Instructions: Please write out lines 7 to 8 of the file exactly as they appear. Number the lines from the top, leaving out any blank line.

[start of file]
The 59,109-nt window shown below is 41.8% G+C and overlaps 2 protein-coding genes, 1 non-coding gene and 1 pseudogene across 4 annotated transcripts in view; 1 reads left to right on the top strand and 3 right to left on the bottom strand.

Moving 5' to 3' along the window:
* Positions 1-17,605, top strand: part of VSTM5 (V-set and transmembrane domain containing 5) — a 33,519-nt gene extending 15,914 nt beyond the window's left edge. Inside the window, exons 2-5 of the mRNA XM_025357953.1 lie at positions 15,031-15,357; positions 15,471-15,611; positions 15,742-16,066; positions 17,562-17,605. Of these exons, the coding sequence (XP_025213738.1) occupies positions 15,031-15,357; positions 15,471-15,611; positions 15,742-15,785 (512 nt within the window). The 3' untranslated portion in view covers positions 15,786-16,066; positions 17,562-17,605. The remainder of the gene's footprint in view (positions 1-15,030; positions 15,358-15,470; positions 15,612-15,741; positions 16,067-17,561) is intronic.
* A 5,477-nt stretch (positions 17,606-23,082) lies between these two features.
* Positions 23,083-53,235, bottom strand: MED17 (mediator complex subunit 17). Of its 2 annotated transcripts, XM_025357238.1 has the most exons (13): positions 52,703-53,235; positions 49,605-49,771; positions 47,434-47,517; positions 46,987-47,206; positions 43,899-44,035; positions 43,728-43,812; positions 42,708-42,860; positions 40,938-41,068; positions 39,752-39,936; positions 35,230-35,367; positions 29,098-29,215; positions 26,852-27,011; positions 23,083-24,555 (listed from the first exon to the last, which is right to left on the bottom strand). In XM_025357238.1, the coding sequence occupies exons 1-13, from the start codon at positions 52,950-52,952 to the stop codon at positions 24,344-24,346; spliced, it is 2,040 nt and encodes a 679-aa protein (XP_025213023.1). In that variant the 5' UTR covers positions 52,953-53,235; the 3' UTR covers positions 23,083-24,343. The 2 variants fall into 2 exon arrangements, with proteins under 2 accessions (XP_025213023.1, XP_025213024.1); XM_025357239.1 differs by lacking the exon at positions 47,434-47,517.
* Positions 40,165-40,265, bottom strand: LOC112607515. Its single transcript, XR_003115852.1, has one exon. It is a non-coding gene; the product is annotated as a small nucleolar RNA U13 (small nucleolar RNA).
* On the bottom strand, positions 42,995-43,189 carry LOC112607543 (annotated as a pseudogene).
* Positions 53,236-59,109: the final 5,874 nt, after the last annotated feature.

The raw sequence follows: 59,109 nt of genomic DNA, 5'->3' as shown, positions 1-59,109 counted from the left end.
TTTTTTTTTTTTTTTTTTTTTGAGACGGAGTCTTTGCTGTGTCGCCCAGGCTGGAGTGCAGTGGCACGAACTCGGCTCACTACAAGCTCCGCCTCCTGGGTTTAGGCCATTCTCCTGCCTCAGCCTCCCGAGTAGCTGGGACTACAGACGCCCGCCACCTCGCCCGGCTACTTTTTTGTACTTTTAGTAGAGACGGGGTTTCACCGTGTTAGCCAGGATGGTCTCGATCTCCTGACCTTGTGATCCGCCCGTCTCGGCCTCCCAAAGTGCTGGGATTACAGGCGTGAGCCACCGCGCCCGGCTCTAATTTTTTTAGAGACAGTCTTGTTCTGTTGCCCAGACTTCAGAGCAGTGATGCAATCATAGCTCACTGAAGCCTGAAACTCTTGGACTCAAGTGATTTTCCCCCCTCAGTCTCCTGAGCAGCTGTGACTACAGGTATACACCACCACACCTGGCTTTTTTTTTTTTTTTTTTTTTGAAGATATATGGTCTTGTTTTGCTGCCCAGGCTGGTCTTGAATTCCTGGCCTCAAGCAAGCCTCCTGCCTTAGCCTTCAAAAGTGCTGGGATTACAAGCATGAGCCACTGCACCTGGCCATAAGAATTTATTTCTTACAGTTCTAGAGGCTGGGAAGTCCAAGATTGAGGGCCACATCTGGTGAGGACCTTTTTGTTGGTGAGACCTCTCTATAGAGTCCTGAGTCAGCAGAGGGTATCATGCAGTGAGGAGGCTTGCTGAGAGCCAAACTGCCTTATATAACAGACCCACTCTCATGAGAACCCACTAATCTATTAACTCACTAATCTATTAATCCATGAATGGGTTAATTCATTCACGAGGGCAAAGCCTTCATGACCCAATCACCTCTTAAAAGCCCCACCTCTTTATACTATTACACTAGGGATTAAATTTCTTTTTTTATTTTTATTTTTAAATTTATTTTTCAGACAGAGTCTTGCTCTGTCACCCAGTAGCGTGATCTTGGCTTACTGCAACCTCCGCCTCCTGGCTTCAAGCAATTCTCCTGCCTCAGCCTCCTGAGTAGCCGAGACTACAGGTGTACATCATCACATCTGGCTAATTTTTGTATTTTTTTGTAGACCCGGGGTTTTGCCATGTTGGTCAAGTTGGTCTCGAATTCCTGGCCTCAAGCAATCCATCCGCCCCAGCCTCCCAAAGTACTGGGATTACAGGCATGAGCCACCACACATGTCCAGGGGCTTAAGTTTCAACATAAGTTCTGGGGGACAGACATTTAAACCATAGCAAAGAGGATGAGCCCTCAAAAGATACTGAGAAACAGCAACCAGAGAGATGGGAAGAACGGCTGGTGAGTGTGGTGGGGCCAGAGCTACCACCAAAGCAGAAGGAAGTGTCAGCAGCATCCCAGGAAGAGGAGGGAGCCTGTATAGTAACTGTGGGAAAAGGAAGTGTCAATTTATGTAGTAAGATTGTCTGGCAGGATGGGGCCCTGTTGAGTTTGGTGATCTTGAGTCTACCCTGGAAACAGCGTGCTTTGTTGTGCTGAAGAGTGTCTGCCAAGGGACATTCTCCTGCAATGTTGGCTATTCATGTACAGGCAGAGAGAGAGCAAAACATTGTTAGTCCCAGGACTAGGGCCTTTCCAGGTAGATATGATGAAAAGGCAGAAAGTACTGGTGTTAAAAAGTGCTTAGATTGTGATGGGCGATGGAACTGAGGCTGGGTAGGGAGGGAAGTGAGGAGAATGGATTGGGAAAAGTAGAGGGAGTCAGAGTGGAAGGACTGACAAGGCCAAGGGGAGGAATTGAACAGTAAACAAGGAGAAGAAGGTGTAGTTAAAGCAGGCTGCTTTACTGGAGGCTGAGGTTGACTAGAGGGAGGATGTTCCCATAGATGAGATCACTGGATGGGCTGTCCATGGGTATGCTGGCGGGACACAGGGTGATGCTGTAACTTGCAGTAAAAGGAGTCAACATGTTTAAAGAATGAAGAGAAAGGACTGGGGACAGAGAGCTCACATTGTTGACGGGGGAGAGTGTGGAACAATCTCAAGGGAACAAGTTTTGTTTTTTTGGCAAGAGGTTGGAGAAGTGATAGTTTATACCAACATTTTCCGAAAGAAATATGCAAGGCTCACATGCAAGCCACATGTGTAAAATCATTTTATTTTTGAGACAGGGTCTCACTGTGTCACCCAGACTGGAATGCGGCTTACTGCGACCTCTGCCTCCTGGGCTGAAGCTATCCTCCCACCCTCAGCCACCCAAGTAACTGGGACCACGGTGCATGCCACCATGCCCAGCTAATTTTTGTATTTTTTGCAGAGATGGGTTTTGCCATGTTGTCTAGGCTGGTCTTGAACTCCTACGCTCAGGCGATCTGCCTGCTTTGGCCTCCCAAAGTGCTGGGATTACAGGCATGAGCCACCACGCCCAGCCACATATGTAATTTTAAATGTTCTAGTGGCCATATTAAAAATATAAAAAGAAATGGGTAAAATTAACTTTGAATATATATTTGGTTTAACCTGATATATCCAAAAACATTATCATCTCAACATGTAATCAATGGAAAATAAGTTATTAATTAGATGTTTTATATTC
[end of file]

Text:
* On the bottom strand, positions 42,995-43,189 carry LOC112607543 (annotated as a pseudogene).
* Positions 53,236-59,109: the final 5,874 nt, after the last annotated feature.